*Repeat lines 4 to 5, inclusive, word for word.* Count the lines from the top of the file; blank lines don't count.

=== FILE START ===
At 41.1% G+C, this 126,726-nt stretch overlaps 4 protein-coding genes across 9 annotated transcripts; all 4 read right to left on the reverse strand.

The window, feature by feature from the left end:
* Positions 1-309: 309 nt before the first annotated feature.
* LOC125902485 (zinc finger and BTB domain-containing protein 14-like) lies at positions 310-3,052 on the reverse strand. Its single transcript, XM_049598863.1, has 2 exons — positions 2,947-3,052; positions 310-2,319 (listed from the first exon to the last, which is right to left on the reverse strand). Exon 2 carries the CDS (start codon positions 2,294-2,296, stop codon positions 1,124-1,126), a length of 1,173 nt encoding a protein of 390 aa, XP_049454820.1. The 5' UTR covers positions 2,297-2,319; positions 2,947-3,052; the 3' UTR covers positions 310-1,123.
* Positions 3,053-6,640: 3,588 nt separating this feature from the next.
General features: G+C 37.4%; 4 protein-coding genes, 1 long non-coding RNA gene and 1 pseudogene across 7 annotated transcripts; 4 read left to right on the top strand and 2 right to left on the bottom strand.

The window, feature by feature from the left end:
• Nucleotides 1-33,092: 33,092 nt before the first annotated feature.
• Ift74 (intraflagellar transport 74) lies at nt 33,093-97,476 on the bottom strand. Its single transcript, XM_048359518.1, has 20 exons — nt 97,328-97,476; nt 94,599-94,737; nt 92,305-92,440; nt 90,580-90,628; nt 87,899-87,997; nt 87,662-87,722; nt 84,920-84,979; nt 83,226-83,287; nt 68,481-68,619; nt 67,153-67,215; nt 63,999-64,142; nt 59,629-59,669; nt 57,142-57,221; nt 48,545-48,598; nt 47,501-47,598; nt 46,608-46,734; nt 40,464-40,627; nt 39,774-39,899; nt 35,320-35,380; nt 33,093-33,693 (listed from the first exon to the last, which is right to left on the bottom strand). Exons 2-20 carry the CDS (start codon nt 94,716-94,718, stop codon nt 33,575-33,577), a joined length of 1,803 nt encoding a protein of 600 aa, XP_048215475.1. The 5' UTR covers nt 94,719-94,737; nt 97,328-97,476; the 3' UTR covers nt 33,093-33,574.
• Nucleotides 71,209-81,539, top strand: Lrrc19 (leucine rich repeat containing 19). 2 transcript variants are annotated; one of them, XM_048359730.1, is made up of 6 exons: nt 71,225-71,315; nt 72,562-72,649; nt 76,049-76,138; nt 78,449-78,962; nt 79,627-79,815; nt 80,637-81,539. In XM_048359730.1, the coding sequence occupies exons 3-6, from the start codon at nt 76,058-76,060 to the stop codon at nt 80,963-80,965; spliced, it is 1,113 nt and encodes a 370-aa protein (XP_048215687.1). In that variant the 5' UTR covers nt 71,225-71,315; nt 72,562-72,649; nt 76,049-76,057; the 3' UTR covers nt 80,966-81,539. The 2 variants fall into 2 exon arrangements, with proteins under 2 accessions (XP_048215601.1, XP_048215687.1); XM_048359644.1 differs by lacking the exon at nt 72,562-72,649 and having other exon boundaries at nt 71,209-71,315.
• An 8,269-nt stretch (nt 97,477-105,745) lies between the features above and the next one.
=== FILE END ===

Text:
* LOC125902485 (zinc finger and BTB domain-containing protein 14-like) lies at positions 310-3,052 on the reverse strand. Its single transcript, XM_049598863.1, has 2 exons — positions 2,947-3,052; positions 310-2,319 (listed from the first exon to the last, which is right to left on the reverse strand). Exon 2 carries the CDS (start codon positions 2,294-2,296, stop codon positions 1,124-1,126), a length of 1,173 nt encoding a protein of 390 aa, XP_049454820.1. The 5' UTR covers positions 2,297-2,319; positions 2,947-3,052; the 3' UTR covers positions 310-1,123.
* Positions 3,053-6,640: 3,588 nt separating this feature from the next.